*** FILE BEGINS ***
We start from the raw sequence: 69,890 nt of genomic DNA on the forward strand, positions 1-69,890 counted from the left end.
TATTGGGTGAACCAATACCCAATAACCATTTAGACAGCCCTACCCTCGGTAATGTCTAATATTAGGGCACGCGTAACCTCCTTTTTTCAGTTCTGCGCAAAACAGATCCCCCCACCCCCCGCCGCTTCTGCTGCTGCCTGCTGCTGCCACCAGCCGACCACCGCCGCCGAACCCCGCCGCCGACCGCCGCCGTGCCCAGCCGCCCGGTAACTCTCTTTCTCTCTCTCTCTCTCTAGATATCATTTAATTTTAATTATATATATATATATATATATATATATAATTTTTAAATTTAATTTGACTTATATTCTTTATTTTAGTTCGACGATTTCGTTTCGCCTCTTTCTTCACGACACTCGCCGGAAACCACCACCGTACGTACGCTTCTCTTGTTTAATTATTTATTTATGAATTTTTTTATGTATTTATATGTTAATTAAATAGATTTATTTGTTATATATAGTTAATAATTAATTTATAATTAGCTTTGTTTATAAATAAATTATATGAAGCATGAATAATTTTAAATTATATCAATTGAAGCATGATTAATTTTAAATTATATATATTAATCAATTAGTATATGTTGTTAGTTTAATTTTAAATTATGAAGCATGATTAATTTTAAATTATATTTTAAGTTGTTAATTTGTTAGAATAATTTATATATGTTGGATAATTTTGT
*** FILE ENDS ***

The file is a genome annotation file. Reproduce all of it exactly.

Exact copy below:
We start from the raw sequence: 69,890 nt of genomic DNA on the forward strand, positions 1-69,890 counted from the left end.
TATTGGGTGAACCAATACCCAATAACCATTTAGACAGCCCTACCCTCGGTAATGTCTAATATTAGGGCACGCGTAACCTCCTTTTTTCAGTTCTGCGCAAAACAGATCCCCCCACCCCCCGCCGCTTCTGCTGCTGCCTGCTGCTGCCACCAGCCGACCACCGCCGCCGAACCCCGCCGCCGACCGCCGCCGTGCCCAGCCGCCCGGTAACTCTCTTTCTCTCTCTCTCTCTCTAGATATCATTTAATTTTAATTATATATATATATATATATATATATATAATTTTTAAATTTAATTTGACTTATATTCTTTATTTTAGTTCGACGATTTCGTTTCGCCTCTTTCTTCACGACACTCGCCGGAAACCACCACCGTACGTACGCTTCTCTTGTTTAATTATTTATTTATGAATTTTTTTATGTATTTATATGTTAATTAAATAGATTTATTTGTTATATATAGTTAATAATTAATTTATAATTAGCTTTGTTTATAAATAAATTATATGAAGCATGAATAATTTTAAATTATATCAATTGAAGCATGATTAATTTTAAATTATATATATTAATCAATTAGTATATGTTGTTAGTTTAATTTTAAATTATGAAGCATGATTAATTTTAAATTATATTTTAAGTTGTTAATTTGTTAGAATAATTTATATATGTTGGATAATTTTGT